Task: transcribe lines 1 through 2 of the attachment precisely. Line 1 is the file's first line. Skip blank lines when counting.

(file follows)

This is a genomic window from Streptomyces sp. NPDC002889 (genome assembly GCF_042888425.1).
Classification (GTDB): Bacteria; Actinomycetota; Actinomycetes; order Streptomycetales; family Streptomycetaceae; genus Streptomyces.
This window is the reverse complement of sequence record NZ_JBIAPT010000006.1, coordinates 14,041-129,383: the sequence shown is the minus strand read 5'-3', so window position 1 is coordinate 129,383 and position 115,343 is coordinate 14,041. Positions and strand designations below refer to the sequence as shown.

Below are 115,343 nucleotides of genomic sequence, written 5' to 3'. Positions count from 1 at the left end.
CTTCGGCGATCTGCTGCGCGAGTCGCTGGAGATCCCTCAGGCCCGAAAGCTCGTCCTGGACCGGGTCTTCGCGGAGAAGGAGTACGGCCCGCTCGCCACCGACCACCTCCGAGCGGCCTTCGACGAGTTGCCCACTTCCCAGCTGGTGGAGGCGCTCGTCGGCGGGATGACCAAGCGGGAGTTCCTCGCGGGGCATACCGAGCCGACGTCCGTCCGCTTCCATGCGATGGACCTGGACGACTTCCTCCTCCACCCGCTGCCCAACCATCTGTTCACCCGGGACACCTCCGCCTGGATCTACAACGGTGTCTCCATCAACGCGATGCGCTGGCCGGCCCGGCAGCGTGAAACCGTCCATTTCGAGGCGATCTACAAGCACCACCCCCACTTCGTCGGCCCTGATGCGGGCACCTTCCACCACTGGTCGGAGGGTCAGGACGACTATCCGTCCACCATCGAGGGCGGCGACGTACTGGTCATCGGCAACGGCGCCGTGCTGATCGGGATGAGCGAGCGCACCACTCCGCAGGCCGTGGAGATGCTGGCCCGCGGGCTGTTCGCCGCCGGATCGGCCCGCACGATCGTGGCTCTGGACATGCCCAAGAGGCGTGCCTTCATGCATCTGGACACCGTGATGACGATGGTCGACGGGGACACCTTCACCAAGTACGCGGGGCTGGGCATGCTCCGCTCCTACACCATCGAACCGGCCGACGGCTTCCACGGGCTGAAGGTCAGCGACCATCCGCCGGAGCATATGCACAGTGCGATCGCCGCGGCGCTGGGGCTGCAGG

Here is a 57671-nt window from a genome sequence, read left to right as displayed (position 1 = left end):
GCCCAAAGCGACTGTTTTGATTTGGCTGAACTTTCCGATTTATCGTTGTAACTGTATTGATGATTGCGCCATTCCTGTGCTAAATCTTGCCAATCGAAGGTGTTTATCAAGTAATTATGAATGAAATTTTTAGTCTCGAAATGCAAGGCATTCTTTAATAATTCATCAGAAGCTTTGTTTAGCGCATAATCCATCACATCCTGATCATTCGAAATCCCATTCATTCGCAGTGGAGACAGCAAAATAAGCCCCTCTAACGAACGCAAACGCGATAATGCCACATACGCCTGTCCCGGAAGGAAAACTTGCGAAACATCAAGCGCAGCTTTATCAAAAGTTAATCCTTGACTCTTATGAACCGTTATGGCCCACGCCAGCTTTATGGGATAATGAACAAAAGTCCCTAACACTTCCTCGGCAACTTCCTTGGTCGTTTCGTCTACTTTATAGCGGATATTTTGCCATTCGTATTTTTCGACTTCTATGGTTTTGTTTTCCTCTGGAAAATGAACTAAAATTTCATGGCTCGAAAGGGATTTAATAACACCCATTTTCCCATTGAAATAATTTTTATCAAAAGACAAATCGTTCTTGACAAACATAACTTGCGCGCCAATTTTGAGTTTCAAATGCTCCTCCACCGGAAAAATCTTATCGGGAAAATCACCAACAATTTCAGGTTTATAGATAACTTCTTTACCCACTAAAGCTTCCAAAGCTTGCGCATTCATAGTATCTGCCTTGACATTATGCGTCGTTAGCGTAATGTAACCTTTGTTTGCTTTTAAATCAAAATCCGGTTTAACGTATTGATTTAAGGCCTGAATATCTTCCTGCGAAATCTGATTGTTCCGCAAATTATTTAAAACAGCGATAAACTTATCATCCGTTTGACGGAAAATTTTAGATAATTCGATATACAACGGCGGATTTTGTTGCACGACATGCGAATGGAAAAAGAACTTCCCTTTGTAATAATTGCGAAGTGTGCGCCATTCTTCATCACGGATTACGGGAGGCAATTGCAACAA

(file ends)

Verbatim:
This is a genomic window from Streptomyces sp. NPDC002889 (genome assembly GCF_042888425.1).
Classification (GTDB): Bacteria; Actinomycetota; Actinomycetes; order Streptomycetales; family Streptomycetaceae; genus Streptomyces.